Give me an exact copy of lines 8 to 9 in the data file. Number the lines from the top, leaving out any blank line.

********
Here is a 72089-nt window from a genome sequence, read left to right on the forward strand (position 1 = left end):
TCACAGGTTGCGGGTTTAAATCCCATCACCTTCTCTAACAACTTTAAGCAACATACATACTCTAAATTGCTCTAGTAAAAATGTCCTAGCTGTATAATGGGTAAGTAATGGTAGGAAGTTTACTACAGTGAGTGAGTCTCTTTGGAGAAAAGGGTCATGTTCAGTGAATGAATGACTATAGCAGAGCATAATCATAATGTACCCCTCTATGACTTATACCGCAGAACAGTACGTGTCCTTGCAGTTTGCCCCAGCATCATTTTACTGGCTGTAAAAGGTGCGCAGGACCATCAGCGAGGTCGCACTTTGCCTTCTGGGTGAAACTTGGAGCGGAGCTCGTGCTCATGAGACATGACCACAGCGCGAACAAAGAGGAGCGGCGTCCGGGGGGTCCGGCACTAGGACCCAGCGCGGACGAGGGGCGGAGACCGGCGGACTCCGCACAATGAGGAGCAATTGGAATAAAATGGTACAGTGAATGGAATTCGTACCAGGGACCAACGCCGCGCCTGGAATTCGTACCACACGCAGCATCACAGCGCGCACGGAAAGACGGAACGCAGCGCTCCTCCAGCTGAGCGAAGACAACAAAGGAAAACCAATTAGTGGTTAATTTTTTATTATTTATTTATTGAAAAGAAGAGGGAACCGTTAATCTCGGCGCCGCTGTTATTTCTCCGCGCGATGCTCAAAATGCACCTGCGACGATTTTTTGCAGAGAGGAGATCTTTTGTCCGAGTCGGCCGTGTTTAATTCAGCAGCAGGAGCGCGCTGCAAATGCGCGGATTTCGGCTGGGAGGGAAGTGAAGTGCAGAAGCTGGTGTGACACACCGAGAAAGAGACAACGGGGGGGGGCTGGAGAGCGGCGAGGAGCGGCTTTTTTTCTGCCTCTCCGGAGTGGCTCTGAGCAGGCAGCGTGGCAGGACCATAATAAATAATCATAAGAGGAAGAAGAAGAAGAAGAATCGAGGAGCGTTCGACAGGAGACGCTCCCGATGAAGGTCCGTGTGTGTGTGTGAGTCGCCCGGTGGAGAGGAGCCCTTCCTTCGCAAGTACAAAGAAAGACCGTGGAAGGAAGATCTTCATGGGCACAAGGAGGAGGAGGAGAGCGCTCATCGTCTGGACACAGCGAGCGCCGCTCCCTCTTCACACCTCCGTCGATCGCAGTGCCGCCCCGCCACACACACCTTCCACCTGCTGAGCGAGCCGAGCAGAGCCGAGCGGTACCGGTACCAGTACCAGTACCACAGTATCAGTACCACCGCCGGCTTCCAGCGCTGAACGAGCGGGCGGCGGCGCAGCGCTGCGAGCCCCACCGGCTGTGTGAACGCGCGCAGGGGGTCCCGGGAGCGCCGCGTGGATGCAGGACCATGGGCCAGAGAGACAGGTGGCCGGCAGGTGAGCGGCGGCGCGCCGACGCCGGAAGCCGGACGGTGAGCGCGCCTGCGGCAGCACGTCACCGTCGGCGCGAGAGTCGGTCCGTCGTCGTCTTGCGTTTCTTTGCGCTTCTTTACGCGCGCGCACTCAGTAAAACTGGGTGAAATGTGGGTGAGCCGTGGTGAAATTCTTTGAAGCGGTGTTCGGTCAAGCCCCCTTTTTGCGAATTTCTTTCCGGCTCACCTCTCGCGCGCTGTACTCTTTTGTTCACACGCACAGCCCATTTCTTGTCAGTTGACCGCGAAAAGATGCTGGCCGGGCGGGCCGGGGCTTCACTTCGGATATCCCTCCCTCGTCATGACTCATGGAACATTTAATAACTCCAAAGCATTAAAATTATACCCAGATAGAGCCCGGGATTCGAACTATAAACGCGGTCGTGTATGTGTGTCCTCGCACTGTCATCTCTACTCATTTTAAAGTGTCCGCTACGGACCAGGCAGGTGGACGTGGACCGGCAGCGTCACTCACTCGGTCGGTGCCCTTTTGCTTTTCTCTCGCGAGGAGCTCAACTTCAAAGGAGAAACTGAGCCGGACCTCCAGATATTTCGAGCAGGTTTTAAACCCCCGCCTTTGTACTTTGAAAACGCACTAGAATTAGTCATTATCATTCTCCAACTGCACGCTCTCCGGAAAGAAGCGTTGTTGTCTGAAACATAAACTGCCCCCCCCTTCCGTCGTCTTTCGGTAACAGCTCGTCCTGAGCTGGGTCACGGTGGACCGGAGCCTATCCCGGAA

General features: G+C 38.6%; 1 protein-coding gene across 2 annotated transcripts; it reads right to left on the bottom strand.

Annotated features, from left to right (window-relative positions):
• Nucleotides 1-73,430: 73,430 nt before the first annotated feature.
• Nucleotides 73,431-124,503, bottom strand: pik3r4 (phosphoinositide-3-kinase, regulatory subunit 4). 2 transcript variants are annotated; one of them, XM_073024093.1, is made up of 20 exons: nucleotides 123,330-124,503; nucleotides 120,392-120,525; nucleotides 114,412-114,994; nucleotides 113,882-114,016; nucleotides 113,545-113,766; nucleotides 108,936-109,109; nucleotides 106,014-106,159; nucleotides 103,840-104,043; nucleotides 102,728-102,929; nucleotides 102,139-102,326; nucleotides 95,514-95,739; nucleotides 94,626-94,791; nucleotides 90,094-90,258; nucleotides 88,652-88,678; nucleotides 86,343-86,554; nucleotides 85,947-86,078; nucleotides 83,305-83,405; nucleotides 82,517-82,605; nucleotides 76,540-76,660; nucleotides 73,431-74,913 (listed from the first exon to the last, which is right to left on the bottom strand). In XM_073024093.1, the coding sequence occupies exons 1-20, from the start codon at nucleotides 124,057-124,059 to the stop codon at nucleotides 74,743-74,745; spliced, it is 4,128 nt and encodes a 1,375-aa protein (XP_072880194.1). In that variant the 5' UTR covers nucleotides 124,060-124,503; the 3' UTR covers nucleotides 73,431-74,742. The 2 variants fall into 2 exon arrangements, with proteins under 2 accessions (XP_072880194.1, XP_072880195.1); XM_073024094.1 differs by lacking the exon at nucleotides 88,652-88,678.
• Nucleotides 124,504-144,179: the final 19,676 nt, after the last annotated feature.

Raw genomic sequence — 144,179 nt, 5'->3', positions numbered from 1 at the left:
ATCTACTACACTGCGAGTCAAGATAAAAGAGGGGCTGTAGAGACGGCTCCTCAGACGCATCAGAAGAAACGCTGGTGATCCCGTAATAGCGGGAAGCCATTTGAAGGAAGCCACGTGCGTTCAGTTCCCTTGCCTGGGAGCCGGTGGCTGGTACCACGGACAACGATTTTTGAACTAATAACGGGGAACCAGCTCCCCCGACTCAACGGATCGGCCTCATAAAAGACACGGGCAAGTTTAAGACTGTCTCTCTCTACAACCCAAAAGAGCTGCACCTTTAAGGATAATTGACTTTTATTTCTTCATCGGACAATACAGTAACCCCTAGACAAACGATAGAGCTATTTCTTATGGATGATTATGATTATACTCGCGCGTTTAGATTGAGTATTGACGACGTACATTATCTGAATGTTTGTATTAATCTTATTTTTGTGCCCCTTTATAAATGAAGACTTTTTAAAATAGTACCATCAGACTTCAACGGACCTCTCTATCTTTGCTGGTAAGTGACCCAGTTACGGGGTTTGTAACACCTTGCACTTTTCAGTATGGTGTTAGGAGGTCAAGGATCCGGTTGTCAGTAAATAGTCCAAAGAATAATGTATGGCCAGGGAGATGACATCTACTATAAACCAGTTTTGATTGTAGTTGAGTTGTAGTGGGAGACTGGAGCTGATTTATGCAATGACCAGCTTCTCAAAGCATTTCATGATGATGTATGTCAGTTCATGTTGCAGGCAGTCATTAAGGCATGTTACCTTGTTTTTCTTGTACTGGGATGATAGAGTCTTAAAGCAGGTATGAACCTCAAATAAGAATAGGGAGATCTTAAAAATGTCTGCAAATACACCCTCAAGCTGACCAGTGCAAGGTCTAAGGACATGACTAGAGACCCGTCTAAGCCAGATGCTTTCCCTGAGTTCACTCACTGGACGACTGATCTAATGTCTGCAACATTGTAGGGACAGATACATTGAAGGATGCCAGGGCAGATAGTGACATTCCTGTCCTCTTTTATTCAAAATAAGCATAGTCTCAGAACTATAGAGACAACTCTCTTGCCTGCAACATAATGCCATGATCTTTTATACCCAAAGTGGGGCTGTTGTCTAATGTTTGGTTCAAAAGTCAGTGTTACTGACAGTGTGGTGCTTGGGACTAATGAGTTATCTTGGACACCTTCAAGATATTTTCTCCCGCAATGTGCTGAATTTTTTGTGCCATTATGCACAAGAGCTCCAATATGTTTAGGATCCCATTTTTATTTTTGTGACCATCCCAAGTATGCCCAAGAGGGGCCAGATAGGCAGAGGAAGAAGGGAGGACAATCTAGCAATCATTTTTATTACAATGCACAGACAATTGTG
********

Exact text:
Raw genomic sequence — 144,179 nt, 5'->3', positions numbered from 1 at the left:
ATCTACTACACTGCGAGTCAAGATAAAAGAGGGGCTGTAGAGACGGCTCCTCAGACGCATCAGAAGAAACGCTGGTGATCCCGTAATAGCGGGAAGCCATTTGAAGGAAGCCACGTGCGTTCAGTTCCCTTGCCTGGGAGCCGGTGGCTGGTACCACGGACAACGATTTTTGAACTAATAACGGGGAACCAGCTCCCCCGACTCAACGGATCGGCCTCATAAAAGACACGGGCAAGTTTAAGACTGTCTCTCTCTACAACCCAAAAGAGCTGCACCTTTAAGGATAATTGACTTTTATTTCTTCATCGGACAATACAGTAACCCCTAGACAAACGATAGAGCTATTTCTTATGGATGATTATGATTATACTCGCGCGTTTAGATTGAGTATTGACGACGTACATTATCTGAATGTTTGTATTAATCTTATTTTTGTGCCCCTTTATAAATGAAGACTTTTTAAAATAGTACCATCAGACTTCAACGGACCTCTCTATCTTTGCTGGTAAGTGACCCAGTTACGGGGTTTGTAACACCTTGCACTTTTCAGTATGGTGTTAGGAGGTCAAGGATCCGGTTGTCAGTAAATAGTCCAAAGAATAATGTATGGCCAGGGAGATGACATCTACTATAAACCAGTTTTGATTGTAGTTGAGTTGTAGTGGGAGACTGGAGCTGATTTATGCAATGACCAGCTTCTCAAAGCATTTCATGATGATGTATGTCAGTTCATGTTGCAGGCAGTCATTAAGGCATGTTACCTTGTTTTTCTTGTACTGGGATGATAGAGTCTTAAAGCAGGTATGAACCTCAAATAAGAATAGGGAGATCTTAAAAATGTCTGCAAATACACCCTCAAGCTGACCAGTGCAAGGTCTAAGGACATGACTAGAGACCCGTCTAAGCCAGATGCTTTCCCTGAGTTCACTCACTGGACGACTGATCTAATGTCTGCAACATTGTAGGGACAGATACATTGAAGGATGCCAGGGCAGATAGTGACATTCCTGTCCTCTTTTATTCAAAATAAGCATAGTCTCAGAACTATAGAGACAACTCTCTTGCCTGCAACATAATGCCATGATCTTTTATACCCAAAGTGGGGCTGTTGTCTAATGTTTGGTTCAAAAGTCAGTGTTACTGACAGTGTGGTGCTTGGGACTAATGAGTTATCTTGGACACCTTCAAGATATTTTCTCCCGCAATGTGCTGAATTTTTTGTGCCATTATGCACAAGAGCTCCAATATGTTTAGGATCCCATTTTTATTTTTGTGACCATCCCAAGTATGCCCAAGAGGGGCCAGATAGGCAGAGGAAGAAGGGAGGACAATCTAGCAATCATTTTTATTACAATGCACAGACAATTGTG